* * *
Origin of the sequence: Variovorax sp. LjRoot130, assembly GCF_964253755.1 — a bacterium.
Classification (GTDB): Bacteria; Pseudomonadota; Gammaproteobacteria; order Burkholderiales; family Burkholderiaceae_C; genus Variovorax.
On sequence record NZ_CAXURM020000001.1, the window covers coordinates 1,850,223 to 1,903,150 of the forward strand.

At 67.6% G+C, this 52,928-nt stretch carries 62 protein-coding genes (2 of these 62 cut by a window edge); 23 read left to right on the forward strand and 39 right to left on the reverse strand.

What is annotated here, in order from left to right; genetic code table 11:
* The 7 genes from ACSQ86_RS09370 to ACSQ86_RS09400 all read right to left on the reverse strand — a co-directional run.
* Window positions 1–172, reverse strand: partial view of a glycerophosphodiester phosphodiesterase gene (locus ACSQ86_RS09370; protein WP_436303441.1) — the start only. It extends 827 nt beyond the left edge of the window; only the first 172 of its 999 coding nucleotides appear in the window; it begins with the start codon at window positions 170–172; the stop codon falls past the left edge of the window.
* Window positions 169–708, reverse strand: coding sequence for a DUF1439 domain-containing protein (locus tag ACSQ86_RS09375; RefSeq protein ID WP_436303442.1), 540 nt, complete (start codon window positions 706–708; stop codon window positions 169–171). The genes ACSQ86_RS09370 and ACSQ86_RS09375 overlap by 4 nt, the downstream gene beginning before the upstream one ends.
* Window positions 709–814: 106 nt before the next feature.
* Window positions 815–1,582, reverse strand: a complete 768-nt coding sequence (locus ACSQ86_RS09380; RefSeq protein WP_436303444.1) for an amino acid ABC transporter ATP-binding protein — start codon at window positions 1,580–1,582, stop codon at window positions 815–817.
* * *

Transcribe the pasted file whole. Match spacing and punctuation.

Origin of the sequence: Variovorax sp. LjRoot130, assembly GCF_964253755.1 — a bacterium.
Classification (GTDB): Bacteria; Pseudomonadota; Gammaproteobacteria; order Burkholderiales; family Burkholderiaceae_C; genus Variovorax.
On sequence record NZ_CAXURM020000001.1, the window covers coordinates 1,850,223 to 1,903,150 of the forward strand.

At 67.6% G+C, this 52,928-nt stretch carries 62 protein-coding genes (2 of these 62 cut by a window edge); 23 read left to right on the forward strand and 39 right to left on the reverse strand.

What is annotated here, in order from left to right; genetic code table 11:
* The 7 genes from ACSQ86_RS09370 to ACSQ86_RS09400 all read right to left on the reverse strand — a co-directional run.
* Window positions 1–172, reverse strand: partial view of a glycerophosphodiester phosphodiesterase gene (locus ACSQ86_RS09370; protein WP_436303441.1) — the start only. It extends 827 nt beyond the left edge of the window; only the first 172 of its 999 coding nucleotides appear in the window; it begins with the start codon at window positions 170–172; the stop codon falls past the left edge of the window.
* Window positions 169–708, reverse strand: coding sequence for a DUF1439 domain-containing protein (locus tag ACSQ86_RS09375; RefSeq protein ID WP_436303442.1), 540 nt, complete (start codon window positions 706–708; stop codon window positions 169–171). The genes ACSQ86_RS09370 and ACSQ86_RS09375 overlap by 4 nt, the downstream gene beginning before the upstream one ends.
* Window positions 709–814: 106 nt before the next feature.
* Window positions 815–1,582, reverse strand: a complete 768-nt coding sequence (locus ACSQ86_RS09380; RefSeq protein WP_436303444.1) for an amino acid ABC transporter ATP-binding protein — start codon at window positions 1,580–1,582, stop codon at window positions 815–817.